I didn’t know then that it would be a heart – his own real heart – that would take him away from me. But it was, and he is gone, and now I have this paper heart and the two red lines that touch in the middles and the magic words inside. And for the moment it is enough.
I set the clocks forward last night before I went to bed, all except the clock in the bedroom, which I never changed last fall when we were supposed to fall back an hour. So now, it’s right.
Just as now, the world is right because it’s warming up after a brutal winter, the most brutal I can ever remember in my long, long life. Plants in my yard that are supposed to make it through the cold months are burned brown. The lenten rose, for example. It sits in wet dirt with scattered and faded mulch around it left over from a year ago, and its leaves are dried and toasted . . . and yet there are new fresh blooms, winter white, tender, vulnerable. I feel like that, too.
As the world grows ever toward the newness of spring, I feel a surge in my spirit. I cleaned up my deck yesterday. My favorite things to do this time of year are: eat breakfast on the deck, eat lunch on the deck, eat supper on the deck, build a fire in the chimenea on the deck, read on the deck, take my laptop outside and work on the deck, sit on the deck and look at the yard and figure what else I can plant out there, look at the Medicine Wheel herb garden and feel a need to go out there when the sun is warm enough and refresh it to look like the first chapter of my book, Remember the Dragonflies.
As the world grows ever toward the newness of spring, I want to get my pink fingernails in the dirt. I want to plant tomatoes. I want to plant more vegetables, berries, and flowers. I want to plant. Period.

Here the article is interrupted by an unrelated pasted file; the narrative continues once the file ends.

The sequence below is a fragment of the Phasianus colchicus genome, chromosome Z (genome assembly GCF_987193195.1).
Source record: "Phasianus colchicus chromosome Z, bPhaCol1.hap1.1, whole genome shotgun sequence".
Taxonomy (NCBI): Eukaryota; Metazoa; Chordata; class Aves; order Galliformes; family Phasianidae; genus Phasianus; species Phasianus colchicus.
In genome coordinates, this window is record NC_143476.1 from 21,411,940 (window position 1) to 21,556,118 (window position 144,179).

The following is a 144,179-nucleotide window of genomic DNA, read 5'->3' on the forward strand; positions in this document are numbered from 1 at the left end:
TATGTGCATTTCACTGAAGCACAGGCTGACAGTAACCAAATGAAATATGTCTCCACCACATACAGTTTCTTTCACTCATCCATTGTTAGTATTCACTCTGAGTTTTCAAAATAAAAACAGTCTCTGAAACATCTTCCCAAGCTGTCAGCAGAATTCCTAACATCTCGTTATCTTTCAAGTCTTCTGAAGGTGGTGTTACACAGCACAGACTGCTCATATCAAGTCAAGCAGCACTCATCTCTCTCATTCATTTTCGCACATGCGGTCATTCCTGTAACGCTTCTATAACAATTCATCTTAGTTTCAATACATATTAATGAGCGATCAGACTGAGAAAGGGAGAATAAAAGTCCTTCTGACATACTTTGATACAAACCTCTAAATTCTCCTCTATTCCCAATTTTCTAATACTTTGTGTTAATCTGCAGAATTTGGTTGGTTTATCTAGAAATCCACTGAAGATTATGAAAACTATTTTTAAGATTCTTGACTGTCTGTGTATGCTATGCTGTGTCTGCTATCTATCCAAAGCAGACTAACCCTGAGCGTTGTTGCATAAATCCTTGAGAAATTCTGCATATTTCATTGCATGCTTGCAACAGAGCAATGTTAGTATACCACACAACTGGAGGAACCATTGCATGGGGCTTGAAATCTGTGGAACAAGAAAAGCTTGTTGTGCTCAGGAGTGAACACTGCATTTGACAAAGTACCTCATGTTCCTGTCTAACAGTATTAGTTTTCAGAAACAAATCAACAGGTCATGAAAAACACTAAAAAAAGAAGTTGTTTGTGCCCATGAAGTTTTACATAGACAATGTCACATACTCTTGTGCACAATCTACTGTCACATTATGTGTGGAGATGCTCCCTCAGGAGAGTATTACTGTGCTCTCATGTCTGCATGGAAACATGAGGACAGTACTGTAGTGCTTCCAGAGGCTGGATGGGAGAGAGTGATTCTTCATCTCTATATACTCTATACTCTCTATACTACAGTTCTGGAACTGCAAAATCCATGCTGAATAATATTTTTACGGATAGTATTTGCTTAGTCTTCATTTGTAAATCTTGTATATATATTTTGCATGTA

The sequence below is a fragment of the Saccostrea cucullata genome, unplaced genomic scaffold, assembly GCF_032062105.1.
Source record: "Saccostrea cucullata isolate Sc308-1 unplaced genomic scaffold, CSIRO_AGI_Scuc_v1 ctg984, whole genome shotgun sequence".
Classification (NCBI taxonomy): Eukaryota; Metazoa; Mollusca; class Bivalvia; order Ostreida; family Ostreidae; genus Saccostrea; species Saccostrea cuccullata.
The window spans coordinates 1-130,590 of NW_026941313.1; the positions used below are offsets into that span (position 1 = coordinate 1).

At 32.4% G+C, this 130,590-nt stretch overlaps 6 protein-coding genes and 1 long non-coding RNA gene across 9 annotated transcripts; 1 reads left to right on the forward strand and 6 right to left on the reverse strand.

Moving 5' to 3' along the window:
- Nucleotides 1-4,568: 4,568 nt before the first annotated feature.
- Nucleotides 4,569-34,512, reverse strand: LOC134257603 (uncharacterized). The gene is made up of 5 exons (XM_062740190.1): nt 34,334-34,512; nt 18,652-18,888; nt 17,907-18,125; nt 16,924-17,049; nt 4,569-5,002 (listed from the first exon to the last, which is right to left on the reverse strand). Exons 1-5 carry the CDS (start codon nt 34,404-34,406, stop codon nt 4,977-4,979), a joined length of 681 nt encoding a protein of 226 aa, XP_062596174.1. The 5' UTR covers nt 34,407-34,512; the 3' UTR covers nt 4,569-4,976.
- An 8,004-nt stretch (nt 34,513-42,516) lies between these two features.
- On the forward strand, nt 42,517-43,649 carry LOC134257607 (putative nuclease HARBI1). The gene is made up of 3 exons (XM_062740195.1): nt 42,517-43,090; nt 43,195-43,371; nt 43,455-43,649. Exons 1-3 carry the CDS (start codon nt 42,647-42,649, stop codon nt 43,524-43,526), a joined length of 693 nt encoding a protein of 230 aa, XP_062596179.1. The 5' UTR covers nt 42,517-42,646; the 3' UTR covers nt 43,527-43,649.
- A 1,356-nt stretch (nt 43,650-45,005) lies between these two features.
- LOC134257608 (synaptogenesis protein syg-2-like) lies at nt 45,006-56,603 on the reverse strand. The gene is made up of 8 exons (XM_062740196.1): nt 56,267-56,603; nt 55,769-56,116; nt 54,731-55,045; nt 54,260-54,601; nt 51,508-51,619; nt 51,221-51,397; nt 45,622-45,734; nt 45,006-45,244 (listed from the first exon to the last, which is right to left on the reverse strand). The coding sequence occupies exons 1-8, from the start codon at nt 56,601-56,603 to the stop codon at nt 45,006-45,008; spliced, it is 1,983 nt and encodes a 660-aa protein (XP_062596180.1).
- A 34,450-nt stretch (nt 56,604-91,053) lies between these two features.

I want to spring forward in the newness of spring.
This is the big day!
This is the big weekend! The book’s debut! I have two signing events for Remember the Dragonflies: A Memoir of Grief and Healing. Friends and local writer colleagues, please come say hello! They are both come-and-go events; just stop in, shake my hand, look at my book, buy it if you want, or buy something else, or buy nothing. I’d just love to have your warm friendly smile and your presence and your support!
Tonight — Nov. 22, Barnes and Noble Cool Springs, 5:30-6:30, as part of Discovery Friday.
Tomorrow — Nov. 23, Brentwood Library, 10:00-3:00, as part of the annual Author Fair, 8109 Concord Road in Brentwood.
I hope to see you there on this, the weekend before Thanksgiving. I am grateful to be able to share my journey with you and to share a bit about the man who was my husband.
What does a girl do when she’s had a blog for six years and now she has a hard time being regular with it? Well, she gets another blog.
It’s kinda not working out so well yet, but I hope to change that. So in the coming days, if you see I’m still not doing well with it, drop me an email and tell me to get my act together. I don’t mind at all.
I hope to do one or two posts a week on my blogs — this one and rememberthedragonflies.wordpress.com. Come follow! Come push me along! Come and criticize. I don’t mind.
Here’s the dragonfly post: http://rememberthedragonflies.wordpress.com/2013/10/20/please-come-with-me/
Now, the best I can do today for Kathy Rhodes at WordPress is a guest blog I recently did for my friend Tracy Lucas and her Writing for Your Supper. It’s a blog on writing, titled “Yanking the Door Open.”